To tell the truth, I used to rap in the hallways in jr. high and high school…I always knew I could rhyme…that was easy for me. I used to take songs and rewrite my own funny lyrics to the tune, to make people laugh. But I could write some hard lyrics too…and many rappers were my role models back then. I was one of the founders of the Black Student Union in high school and we were well blessed to have been exposed to culture and righteous teachings…that left us wide open for more knowledge. I was truly affected by the African culture movement in hip hop…and I played my role as a radical young leader in it. I more importantly found myself led to my spiritual path at a young age, and while hip hop introduced us to a little about religion and revolution… I needed more…It seemed like the Black culture movement at that time in hip hop was kinda fading…like it was a passing fad…Africa medallions and things… still I was open and hungry for more culture...and in reggae music it wasn’t just a passing phase. Roots and culture were the foundation…and always would be…so it seemed like a natural evolution for me to transcend towards. Reggae was the marriage of both the Black struggle and God…Rastafari emerged early in my life and I was locked in. I was implanted with reggae through Bob and Peter’s messages…Steel Pulse…Israel Vibration…

I’m a revolutionary from way back. Seems as if it would have been easy to go the R&B route…but pretty much anyone who knows me knows that I’m a soldier. A little rugged. Much more concerned with awakening the people than with makin another redundant club tune and dressin cute to catch attention. Too many girls doin that already. Not enough involved in the liberation struggle. Don’t get me wrong, I know there’s a time and place for all kinds of songs, but I just could never truly put my heart into some bubblegum tune…can’t sing it with conviction. I had to sing reggae music. No choice.

As for being Puerto Rican in the reggae field, to me it seems just natural. Island blood. The Caribbean islands are all so close, in the grand scheme of the world, and even though we have different histories and cultures we do share very much in common…a similar story to tell. We’re all victims of colonialism. Not one island can boast of decent living standards for their people. While governments and languages and cultures differ, the poverty that people face is the same damn pain. So let the story be told from many perspectives. In Puerto Rico I’ve seen the emergence of some truly powerful reggae bands like Roots Natty, Zioniers, Cultura Prophetica, Gomba Jahbari…and it’s not so uncommon to see Rasta in a remote Puerto Rican town these days...It’s growing. That goes for many Latin nations…Cuba, Colombia, Peru, Argentina. Oppressed people feel the same way. The cry is the same. These countries are actually very conservative, however, totally colonial by tradition, and slow to change. But IanI give thanks to the pioneers who keep the faith and plant the seeds…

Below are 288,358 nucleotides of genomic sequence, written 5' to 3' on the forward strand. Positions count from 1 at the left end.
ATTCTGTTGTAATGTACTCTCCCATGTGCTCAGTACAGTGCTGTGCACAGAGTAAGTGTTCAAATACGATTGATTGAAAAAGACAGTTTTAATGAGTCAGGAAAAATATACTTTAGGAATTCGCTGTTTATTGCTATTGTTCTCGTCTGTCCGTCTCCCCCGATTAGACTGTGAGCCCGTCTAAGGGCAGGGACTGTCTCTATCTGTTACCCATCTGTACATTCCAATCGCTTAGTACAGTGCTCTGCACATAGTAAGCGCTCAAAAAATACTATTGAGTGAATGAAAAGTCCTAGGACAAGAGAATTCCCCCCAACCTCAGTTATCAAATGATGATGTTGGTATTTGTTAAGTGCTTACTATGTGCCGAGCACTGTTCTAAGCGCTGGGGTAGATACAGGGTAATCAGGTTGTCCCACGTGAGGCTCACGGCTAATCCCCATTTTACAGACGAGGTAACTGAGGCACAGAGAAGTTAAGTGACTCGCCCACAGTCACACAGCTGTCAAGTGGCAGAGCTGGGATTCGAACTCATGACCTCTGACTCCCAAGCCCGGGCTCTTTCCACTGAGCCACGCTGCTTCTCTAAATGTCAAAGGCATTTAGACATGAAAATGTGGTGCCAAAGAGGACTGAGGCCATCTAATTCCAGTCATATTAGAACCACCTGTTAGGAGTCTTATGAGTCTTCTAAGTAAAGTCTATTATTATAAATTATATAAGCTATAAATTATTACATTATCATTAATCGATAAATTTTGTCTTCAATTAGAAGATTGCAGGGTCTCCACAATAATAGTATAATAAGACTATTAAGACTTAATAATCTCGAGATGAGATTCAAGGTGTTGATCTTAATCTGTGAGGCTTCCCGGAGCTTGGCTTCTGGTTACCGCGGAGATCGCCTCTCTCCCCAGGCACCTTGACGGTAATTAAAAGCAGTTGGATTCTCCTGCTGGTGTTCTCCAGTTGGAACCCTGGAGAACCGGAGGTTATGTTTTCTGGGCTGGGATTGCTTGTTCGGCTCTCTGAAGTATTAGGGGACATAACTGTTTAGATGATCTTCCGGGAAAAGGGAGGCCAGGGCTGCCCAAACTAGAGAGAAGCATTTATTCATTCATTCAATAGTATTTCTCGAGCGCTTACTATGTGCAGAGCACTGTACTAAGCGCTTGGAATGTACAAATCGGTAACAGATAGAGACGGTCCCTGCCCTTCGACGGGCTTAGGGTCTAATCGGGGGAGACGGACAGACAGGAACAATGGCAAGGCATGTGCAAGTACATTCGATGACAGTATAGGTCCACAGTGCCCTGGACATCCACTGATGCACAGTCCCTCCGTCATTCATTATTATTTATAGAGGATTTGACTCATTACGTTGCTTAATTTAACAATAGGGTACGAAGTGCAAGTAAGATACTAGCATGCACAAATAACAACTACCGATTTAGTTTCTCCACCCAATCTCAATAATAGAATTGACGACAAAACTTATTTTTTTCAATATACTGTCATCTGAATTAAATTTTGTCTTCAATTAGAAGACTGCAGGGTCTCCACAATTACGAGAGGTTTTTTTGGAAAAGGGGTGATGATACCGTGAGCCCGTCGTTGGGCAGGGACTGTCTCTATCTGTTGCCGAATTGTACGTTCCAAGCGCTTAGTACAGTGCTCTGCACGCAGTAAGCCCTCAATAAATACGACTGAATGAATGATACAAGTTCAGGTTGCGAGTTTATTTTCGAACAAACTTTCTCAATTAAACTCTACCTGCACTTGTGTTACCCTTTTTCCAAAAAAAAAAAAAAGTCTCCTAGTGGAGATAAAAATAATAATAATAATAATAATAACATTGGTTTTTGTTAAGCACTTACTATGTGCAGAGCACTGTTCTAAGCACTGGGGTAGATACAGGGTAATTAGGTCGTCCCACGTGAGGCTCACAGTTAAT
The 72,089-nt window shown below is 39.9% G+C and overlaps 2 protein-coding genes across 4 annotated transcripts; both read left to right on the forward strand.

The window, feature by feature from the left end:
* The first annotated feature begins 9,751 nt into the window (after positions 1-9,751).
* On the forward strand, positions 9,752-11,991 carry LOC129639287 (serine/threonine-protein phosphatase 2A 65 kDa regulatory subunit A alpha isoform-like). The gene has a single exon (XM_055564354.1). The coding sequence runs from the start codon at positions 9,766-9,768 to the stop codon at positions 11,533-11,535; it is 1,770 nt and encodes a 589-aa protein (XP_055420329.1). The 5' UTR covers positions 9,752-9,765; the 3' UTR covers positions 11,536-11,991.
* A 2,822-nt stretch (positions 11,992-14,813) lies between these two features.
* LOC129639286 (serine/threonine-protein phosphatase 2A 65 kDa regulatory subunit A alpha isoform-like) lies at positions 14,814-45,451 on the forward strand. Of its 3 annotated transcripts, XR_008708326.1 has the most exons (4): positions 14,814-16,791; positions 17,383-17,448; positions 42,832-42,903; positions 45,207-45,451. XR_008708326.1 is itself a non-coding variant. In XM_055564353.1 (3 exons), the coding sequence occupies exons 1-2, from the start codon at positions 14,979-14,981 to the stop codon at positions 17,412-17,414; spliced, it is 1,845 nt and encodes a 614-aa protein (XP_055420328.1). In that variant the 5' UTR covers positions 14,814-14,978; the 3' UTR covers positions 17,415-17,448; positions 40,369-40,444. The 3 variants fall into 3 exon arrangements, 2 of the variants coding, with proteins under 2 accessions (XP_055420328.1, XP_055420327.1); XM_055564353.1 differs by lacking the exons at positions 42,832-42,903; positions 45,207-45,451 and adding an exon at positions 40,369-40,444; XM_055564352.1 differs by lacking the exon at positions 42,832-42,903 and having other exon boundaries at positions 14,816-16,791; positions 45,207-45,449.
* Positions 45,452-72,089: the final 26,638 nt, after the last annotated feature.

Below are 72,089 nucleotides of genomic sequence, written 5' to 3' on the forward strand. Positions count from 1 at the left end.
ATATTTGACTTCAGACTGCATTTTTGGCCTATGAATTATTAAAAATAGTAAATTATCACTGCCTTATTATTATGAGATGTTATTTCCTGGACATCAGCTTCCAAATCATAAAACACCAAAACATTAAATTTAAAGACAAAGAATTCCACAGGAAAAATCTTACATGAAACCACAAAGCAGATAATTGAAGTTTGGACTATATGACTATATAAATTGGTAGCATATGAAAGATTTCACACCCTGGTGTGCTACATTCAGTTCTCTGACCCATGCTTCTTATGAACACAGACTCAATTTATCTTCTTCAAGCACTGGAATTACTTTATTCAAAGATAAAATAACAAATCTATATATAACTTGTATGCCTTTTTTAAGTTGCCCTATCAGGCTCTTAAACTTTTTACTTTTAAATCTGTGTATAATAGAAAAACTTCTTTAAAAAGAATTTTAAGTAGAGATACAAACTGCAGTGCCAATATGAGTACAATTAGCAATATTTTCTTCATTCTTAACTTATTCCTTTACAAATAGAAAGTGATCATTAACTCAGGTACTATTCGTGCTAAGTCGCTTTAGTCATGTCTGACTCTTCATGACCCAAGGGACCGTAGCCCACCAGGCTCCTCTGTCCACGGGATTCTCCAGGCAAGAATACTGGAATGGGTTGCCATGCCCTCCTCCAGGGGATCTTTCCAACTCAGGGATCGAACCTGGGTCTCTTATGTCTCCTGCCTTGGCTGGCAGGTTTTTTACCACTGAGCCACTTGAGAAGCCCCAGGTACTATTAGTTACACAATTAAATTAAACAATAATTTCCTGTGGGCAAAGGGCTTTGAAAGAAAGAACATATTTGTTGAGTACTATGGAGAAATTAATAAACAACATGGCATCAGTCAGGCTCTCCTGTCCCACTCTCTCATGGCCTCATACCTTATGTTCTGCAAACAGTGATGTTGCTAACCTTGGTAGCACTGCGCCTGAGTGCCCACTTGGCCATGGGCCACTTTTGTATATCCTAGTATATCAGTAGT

Q: The first thing anyone notices about an artist is their actual art, probably even before they've seen the actual person. So what I hear from you is an artist that seemingly developed on two sides at the same time. And I always point to the Elixir album, the second half of the album where the seven songs (excluding the remix) (and I could even add that because it helps to make the point) but the two that stand out, in terms of actual style, are It's Not Done Yet & Why You Wanna Claim Me Now. Why You Wanna Claim Me Now is kind of more aggressive and you have stretches where it's djaying/rapping and then It's Not Done Yet is just STRAIGHT like djaying/rapping/spoken word style. So the question is how is THAT coming from the same person? How did you develop both of those styles at the same time to get them to that point and on top of that how do you decide which to use because when you listen to the riddims themselves nothing sticks out as far the style except for, of course, the remix, but you grabbed It's Not Done Yet in such a different way and still top class with it. So did you just have that or did you get it from some artists who may have influenced you. How did you get both (or are there REALLY two Malika Madremanas out there?????)

MM: Okay…here is my attempt to answer this complex question…I’ve loved Dj’s for a long time. Used to listen to artists (still do) like Daddy U-Roy, Big Youth, Supercat, Buju, on and on and on and I admired their clever lyrics and flow. The way their words ride the music. So I naturally ventured into Dj styles.